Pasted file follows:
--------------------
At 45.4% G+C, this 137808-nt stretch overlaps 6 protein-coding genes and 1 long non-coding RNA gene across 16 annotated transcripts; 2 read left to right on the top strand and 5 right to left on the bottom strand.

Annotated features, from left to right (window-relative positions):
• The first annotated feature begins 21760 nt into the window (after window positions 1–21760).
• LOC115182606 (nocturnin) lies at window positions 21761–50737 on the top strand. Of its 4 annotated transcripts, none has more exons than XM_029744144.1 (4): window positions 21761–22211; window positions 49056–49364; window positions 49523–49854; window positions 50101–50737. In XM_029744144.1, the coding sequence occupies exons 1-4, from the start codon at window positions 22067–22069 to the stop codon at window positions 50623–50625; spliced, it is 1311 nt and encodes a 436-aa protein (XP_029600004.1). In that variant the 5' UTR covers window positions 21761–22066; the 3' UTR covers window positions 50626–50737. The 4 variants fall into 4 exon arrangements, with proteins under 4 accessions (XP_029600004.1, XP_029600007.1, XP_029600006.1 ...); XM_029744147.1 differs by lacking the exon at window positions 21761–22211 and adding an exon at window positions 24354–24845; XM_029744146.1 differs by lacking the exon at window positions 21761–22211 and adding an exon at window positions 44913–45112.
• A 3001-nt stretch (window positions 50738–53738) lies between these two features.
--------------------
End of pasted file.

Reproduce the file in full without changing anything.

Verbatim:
At 45.4% G+C, this 137808-nt stretch overlaps 6 protein-coding genes and 1 long non-coding RNA gene across 16 annotated transcripts; 2 read left to right on the top strand and 5 right to left on the bottom strand.

Annotated features, from left to right (window-relative positions):
• The first annotated feature begins 21760 nt into the window (after window positions 1–21760).
• LOC115182606 (nocturnin) lies at window positions 21761–50737 on the top strand. Of its 4 annotated transcripts, none has more exons than XM_029744144.1 (4): window positions 21761–22211; window positions 49056–49364; window positions 49523–49854; window positions 50101–50737. In XM_029744144.1, the coding sequence occupies exons 1-4, from the start codon at window positions 22067–22069 to the stop codon at window positions 50623–50625; spliced, it is 1311 nt and encodes a 436-aa protein (XP_029600004.1). In that variant the 5' UTR covers window positions 21761–22066; the 3' UTR covers window positions 50626–50737. The 4 variants fall into 4 exon arrangements, with proteins under 4 accessions (XP_029600004.1, XP_029600007.1, XP_029600006.1 ...); XM_029744147.1 differs by lacking the exon at window positions 21761–22211 and adding an exon at window positions 24354–24845; XM_029744146.1 differs by lacking the exon at window positions 21761–22211 and adding an exon at window positions 44913–45112.
• A 3001-nt stretch (window positions 50738–53738) lies between these two features.